Despite attacks, pilgrims in Iraq mark holy day

AP News
Posted: Dec 06, 2011 9:07 AM
Despite attacks, pilgrims in Iraq mark holy day

Iraqi police boosted security as hundreds of thousands of Shiite pilgrims converged Tuesday on the holy city of Karbala for a 10-day religious ritual that regularly draws deadly attacks by Sunni extremists.

On Monday, five bomb attacks against the Shiite pilgrims killed 21 people, revealing the troubling gaps that remain in Iraq's security just weeks before all American forces must be out of the country under a Dec. 31 withdrawal deadline.

The violence continued for a second day Tuesday as a mortar shell struck near a Shiite mosque in the northern city of Kirkuk, killing one person and wounding four others.

In Karbala, south of the capital, rituals went peacefully due to the tight security measures taken by local authorities, said provincial council member Iftkhar Hadi.

Around 33,000 Iraqi troops were protecting the 1 million worshippers in Karbala, said provincial police spokesman Maj. Alaa Abbas.

"Until now, there is no security breach in Karbala and it is a message to the terrorist groups that our security forces are now able to preserve stability and to defend our people," he said.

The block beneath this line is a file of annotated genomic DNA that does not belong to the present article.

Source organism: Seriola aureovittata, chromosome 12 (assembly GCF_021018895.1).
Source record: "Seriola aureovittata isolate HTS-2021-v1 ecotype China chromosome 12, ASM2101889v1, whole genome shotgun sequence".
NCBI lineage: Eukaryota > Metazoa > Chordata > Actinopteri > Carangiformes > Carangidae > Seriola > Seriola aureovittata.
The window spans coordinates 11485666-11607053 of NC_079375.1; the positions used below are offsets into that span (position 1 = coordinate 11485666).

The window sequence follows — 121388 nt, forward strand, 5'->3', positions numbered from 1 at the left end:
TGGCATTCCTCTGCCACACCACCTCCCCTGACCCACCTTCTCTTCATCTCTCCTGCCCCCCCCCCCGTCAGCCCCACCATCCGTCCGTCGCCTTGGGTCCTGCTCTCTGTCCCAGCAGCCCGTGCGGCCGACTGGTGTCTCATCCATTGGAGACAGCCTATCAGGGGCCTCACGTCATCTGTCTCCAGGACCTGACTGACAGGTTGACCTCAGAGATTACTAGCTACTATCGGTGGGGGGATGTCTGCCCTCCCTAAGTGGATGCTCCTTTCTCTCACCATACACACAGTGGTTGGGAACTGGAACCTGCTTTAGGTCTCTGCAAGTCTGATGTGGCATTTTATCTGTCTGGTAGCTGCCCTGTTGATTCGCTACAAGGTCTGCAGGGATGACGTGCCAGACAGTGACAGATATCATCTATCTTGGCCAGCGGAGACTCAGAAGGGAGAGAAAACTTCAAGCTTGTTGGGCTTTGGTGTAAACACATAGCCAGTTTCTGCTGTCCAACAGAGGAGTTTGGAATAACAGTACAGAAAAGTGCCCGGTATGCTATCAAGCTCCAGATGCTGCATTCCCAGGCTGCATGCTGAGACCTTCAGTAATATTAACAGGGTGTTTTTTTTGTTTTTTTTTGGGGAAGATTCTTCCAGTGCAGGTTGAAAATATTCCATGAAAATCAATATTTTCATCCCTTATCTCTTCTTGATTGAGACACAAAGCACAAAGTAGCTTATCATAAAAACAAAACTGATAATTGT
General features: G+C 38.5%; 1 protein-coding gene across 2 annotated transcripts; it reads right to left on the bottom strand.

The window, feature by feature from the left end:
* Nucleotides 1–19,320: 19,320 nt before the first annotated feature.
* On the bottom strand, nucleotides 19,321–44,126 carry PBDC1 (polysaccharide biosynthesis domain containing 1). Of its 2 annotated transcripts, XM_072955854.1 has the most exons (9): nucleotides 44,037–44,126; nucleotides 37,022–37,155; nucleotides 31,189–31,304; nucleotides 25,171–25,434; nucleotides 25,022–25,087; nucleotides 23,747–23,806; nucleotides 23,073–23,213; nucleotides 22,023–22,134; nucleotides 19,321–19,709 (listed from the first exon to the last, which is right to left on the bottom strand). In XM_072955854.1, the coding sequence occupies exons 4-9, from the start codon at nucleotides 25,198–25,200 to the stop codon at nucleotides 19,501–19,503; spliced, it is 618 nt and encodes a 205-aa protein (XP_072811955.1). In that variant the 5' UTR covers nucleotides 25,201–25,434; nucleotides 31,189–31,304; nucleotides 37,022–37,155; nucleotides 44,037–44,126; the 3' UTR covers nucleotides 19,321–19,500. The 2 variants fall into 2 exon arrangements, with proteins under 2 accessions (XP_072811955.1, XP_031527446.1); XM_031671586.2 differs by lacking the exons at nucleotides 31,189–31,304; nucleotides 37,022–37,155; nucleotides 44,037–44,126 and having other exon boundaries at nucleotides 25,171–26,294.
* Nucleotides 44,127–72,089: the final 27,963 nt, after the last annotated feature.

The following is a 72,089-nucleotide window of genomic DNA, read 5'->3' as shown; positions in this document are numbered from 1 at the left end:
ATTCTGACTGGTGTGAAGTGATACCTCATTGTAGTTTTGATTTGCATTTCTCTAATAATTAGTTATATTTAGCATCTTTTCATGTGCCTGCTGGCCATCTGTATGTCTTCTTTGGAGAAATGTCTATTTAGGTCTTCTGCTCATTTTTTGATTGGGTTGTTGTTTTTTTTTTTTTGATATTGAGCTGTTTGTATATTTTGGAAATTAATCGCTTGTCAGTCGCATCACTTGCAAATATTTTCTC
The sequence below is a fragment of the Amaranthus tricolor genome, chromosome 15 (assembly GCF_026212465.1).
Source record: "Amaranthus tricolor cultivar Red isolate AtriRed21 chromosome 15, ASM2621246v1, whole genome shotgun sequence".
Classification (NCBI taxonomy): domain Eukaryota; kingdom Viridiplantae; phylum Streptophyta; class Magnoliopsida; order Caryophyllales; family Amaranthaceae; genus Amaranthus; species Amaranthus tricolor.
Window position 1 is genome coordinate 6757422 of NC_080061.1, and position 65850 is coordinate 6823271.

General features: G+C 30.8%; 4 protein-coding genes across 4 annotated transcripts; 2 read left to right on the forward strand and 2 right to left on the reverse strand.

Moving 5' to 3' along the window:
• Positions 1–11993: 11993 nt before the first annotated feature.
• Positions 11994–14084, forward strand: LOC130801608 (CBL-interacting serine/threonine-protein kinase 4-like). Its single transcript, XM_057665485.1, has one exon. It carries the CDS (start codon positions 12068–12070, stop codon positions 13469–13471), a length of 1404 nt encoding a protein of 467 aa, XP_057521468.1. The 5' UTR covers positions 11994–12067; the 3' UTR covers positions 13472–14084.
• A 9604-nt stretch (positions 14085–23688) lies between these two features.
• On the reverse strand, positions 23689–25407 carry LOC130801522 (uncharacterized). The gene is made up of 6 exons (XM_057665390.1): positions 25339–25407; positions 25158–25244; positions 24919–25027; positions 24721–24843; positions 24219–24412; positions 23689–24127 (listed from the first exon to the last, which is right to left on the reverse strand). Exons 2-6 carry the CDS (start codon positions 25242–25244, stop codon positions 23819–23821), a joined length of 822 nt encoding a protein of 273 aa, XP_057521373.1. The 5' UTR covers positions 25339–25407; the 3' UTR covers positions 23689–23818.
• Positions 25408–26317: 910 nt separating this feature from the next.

During the Ashoura ritual, Shiites seek to cleanse the spirit and scourge the body in honor of their founding saint.

Ashoura marks the anniversary of the death in the seventh century of the Prophet Muhammad's grandson Imam Hussein. His death in a battle outside Karbala sealed Islam's historic Sunni-Shiite split, which still bedevils the Middle East.

In Karbala, men wearing black or white robes pounded their chests, slashed their heads and beat their bloodied foreheads with the flat sides of swords and knives. Also, mourners were waving Shiite religious red and green flags as they were running toward the Imam Hussein holy shrine.

Karbala is 50 miles (80 kilometers) south of Baghdad.

Shiite religious holidays like Ahsoura are routinely targeted by Sunni extremists who do not believe Shiites are true Muslims. Trying to stop those attacks remains especially difficult for the U.S.-trained Iraqi security forces, still struggling to protect their citizens more than eight years after the U.S.-led invasion that toppled Saddam Hussein's Sunni-dominated regime.